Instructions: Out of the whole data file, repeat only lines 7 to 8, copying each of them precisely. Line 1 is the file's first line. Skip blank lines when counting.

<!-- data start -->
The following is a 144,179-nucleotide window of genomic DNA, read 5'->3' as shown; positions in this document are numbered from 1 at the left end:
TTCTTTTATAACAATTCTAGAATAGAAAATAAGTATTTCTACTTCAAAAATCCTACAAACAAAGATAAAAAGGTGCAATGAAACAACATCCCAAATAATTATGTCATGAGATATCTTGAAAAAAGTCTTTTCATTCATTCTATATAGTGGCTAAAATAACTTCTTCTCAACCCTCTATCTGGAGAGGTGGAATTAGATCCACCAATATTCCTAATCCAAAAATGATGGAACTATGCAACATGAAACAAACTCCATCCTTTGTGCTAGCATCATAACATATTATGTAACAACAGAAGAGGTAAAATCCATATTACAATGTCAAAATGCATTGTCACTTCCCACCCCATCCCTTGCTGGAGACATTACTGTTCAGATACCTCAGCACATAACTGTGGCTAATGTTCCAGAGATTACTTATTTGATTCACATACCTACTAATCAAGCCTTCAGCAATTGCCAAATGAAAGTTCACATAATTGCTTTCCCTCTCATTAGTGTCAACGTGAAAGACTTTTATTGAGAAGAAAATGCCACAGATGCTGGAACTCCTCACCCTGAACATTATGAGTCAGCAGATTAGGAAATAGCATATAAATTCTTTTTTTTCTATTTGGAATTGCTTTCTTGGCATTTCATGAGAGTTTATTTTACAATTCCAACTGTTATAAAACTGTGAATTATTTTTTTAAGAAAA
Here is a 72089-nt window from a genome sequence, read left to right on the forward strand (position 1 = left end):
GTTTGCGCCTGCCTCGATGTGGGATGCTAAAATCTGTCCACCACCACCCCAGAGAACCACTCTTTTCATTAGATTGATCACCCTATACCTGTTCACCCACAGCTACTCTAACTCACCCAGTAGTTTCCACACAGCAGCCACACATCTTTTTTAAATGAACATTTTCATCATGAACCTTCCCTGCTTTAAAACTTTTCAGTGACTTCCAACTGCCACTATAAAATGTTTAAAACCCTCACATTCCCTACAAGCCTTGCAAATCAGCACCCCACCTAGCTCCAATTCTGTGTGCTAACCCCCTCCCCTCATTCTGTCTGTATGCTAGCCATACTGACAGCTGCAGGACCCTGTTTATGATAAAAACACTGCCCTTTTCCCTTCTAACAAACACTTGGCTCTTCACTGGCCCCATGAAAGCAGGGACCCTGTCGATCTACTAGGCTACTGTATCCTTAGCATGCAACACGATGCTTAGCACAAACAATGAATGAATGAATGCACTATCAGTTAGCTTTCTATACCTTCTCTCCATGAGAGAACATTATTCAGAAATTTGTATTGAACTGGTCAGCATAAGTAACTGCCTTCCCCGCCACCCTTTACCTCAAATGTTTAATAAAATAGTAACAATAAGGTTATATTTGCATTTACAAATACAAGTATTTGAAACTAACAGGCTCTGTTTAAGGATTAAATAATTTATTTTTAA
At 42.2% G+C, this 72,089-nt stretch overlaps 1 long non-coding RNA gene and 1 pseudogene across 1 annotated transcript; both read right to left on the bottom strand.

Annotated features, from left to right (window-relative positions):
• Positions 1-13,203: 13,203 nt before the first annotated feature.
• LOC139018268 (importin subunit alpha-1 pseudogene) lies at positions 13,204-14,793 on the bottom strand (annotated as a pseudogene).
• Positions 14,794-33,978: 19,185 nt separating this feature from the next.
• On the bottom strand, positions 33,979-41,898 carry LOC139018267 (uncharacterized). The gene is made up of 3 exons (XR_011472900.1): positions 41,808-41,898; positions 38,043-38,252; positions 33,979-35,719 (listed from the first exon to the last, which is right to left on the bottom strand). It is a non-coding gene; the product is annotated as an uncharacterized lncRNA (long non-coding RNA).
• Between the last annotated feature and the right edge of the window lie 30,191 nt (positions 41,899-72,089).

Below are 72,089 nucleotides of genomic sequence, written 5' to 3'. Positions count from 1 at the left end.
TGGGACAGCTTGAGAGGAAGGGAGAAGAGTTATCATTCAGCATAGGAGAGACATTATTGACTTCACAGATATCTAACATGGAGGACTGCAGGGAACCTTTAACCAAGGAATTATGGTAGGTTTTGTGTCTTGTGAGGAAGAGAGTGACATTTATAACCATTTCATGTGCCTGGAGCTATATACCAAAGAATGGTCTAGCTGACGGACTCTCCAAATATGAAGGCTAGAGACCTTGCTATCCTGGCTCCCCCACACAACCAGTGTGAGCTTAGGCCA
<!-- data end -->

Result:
• Positions 1-13,203: 13,203 nt before the first annotated feature.
• LOC139018268 (importin subunit alpha-1 pseudogene) lies at positions 13,204-14,793 on the bottom strand (annotated as a pseudogene).